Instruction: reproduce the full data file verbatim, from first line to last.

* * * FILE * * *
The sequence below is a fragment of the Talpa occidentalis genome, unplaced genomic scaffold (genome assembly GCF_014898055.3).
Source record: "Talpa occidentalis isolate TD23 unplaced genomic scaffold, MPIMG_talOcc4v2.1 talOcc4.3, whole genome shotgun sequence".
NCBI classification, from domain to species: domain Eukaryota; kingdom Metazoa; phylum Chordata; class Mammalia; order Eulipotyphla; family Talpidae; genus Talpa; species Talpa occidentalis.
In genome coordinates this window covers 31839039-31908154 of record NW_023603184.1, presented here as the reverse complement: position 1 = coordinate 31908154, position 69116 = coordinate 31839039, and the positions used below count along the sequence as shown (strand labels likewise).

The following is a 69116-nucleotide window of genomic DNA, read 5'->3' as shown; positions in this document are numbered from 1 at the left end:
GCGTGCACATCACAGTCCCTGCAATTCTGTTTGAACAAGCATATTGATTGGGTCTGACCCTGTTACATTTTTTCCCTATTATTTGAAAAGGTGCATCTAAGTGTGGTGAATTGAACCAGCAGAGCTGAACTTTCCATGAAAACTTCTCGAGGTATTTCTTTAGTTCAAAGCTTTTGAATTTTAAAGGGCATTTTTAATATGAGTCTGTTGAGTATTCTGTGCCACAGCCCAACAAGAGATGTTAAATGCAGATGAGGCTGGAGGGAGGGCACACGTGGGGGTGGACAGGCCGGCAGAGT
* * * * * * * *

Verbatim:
The sequence below is a fragment of the Talpa occidentalis genome, unplaced genomic scaffold (genome assembly GCF_014898055.3).
Source record: "Talpa occidentalis isolate TD23 unplaced genomic scaffold, MPIMG_talOcc4v2.1 talOcc4.3, whole genome shotgun sequence".
NCBI classification, from domain to species: domain Eukaryota; kingdom Metazoa; phylum Chordata; class Mammalia; order Eulipotyphla; family Talpidae; genus Talpa; species Talpa occidentalis.
In genome coordinates this window covers 31839039-31908154 of record NW_023603184.1, presented here as the reverse complement: position 1 = coordinate 31908154, position 69116 = coordinate 31839039, and the positions used below count along the sequence as shown (strand labels likewise).

The following is a 69116-nucleotide window of genomic DNA, read 5'->3' as shown; positions in this document are numbered from 1 at the left end:
GCGTGCACATCACAGTCCCTGCAATTCTGTTTGAACAAGCATATTGATTGGGTCTGACCCTGTTACATTTTTTCCCTATTATTTGAAAAGGTGCATCTAAGTGTGGTGAATTGAACCAGCAGAGCTGAACTTTCCATGAAAACTTCTCGAGGTATTTCTTTAGTTCAAAGCTTTTGAATTTTAAAGGGCATTTTTAATATGAGTCTGTTGAGTATTCTGTGCCACAGCCCAACAAGAGATGTTAAATGCAGATGAGGCTGGAGGGAGGGCACACGTGGGGGTGGACAGGCCGGCAGAGT